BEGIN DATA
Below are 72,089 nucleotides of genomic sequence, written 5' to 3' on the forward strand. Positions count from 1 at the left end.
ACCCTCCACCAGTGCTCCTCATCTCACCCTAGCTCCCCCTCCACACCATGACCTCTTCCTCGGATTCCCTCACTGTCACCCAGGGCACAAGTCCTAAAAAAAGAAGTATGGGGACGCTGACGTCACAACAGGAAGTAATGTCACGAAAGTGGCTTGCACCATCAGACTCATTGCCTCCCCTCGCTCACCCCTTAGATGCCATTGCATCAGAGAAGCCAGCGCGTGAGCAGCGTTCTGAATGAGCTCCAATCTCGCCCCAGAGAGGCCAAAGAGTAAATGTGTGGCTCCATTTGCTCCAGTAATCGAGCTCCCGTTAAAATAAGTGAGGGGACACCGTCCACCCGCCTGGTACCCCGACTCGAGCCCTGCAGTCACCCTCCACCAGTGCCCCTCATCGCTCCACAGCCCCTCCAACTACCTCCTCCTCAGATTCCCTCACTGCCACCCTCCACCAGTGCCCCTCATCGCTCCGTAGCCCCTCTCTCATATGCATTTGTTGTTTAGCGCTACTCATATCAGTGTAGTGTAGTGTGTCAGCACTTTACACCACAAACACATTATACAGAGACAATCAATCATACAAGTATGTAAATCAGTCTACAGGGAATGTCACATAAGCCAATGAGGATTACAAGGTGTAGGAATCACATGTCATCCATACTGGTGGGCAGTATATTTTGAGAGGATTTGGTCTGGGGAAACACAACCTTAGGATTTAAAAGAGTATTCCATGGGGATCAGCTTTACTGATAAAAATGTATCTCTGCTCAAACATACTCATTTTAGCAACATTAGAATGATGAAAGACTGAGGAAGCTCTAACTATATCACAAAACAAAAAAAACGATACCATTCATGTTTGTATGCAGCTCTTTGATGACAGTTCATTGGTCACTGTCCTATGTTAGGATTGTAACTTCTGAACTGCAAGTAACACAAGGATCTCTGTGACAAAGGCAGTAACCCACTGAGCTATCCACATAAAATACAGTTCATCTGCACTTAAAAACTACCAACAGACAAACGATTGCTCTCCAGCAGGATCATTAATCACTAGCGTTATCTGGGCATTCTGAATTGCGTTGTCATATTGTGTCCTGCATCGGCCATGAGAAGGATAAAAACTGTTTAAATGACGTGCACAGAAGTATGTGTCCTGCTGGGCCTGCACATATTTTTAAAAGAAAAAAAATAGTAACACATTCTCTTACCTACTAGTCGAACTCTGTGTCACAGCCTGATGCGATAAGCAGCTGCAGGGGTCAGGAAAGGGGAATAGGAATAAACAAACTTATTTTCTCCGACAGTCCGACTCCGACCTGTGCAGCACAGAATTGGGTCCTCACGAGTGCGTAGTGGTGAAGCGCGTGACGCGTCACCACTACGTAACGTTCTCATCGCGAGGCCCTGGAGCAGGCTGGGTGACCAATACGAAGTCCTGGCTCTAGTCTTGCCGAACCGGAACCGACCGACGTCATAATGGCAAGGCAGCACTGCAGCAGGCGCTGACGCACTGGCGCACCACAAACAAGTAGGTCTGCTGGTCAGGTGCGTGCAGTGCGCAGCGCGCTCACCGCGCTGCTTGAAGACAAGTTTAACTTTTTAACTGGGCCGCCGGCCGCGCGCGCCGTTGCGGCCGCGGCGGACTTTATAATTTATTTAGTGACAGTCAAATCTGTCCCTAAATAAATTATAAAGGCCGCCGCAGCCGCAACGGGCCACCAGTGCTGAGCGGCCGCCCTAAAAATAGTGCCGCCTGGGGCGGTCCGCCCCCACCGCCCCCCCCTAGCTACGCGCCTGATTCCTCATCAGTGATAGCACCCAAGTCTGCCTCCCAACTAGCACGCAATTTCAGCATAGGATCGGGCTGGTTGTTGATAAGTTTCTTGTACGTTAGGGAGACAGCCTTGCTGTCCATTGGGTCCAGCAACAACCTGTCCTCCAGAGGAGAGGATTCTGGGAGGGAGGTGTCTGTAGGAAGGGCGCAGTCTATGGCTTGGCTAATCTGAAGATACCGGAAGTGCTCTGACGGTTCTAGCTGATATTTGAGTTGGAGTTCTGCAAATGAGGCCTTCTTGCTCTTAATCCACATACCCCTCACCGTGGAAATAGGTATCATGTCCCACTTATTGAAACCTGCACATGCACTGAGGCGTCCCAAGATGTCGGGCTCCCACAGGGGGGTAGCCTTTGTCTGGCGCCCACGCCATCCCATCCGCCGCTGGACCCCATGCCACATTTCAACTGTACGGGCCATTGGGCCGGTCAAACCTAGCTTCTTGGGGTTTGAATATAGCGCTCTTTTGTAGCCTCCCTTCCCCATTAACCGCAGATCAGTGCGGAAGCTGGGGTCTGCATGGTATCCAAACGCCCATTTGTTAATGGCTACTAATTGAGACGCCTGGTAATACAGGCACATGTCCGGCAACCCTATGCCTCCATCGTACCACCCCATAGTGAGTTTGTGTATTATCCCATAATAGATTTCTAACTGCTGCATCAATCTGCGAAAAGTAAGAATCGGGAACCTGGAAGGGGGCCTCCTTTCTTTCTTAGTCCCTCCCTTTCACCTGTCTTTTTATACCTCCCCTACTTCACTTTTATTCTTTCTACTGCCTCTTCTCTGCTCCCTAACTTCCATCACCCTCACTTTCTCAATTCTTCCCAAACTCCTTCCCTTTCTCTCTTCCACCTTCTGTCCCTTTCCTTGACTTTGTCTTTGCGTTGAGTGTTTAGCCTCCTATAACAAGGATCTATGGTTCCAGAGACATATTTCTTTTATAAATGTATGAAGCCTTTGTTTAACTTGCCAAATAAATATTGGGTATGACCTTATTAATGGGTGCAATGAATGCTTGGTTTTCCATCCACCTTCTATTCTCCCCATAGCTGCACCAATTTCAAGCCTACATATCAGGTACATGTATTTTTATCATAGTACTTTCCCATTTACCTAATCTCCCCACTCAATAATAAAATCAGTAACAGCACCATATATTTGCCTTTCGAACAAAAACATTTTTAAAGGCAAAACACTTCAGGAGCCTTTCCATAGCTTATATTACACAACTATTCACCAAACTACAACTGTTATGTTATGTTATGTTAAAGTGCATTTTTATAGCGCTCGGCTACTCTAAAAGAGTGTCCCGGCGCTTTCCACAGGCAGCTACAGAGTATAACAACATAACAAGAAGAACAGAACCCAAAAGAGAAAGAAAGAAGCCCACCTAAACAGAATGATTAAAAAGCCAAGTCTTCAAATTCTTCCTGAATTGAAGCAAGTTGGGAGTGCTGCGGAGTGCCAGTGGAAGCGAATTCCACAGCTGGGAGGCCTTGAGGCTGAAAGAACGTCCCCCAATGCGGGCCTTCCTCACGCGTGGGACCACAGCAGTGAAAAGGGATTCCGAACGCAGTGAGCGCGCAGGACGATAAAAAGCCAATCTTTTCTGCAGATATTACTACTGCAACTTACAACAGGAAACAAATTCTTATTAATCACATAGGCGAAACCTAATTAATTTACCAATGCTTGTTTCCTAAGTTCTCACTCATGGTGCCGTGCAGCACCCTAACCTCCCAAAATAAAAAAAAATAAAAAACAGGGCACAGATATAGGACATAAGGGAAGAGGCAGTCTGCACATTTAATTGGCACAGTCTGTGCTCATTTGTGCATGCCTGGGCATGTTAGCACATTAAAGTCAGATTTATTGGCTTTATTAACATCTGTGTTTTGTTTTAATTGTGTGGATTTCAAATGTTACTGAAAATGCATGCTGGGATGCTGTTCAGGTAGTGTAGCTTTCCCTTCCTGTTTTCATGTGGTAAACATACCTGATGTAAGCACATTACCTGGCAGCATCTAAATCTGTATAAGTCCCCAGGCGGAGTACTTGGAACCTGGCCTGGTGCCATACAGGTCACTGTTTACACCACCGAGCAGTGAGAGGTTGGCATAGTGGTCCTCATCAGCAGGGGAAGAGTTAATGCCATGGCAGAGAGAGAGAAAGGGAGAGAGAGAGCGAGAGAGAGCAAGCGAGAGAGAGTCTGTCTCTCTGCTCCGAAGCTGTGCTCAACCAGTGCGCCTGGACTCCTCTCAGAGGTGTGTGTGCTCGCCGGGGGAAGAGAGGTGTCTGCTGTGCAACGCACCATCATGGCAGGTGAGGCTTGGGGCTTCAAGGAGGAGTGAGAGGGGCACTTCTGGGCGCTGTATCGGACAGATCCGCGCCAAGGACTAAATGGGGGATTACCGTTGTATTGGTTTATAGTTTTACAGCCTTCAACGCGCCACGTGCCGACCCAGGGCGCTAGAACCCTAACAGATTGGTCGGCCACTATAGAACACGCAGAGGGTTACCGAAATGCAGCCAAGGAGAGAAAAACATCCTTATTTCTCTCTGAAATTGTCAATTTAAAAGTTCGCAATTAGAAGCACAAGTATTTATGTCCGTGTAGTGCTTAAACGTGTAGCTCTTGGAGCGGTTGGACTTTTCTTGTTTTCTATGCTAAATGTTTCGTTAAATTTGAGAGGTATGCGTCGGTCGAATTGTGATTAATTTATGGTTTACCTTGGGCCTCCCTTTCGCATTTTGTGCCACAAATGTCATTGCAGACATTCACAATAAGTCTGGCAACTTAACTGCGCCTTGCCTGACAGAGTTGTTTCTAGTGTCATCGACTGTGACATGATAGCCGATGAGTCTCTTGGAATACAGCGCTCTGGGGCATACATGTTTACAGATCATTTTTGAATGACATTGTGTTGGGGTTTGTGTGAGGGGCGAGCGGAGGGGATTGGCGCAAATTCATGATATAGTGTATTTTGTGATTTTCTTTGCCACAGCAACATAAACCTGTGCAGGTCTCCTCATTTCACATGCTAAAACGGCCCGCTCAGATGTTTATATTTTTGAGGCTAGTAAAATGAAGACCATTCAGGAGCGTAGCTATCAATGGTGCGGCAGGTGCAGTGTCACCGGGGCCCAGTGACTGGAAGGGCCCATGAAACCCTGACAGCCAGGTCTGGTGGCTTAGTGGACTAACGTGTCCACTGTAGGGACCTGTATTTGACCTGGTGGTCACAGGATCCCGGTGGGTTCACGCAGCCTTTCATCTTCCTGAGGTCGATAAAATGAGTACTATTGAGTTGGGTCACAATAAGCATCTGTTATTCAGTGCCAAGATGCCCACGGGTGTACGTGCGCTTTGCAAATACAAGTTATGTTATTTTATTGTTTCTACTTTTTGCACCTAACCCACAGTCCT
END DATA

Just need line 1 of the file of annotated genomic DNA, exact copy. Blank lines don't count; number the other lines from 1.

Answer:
Below are 72,089 nucleotides of genomic sequence, written 5' to 3' on the forward strand. Positions count from 1 at the left end.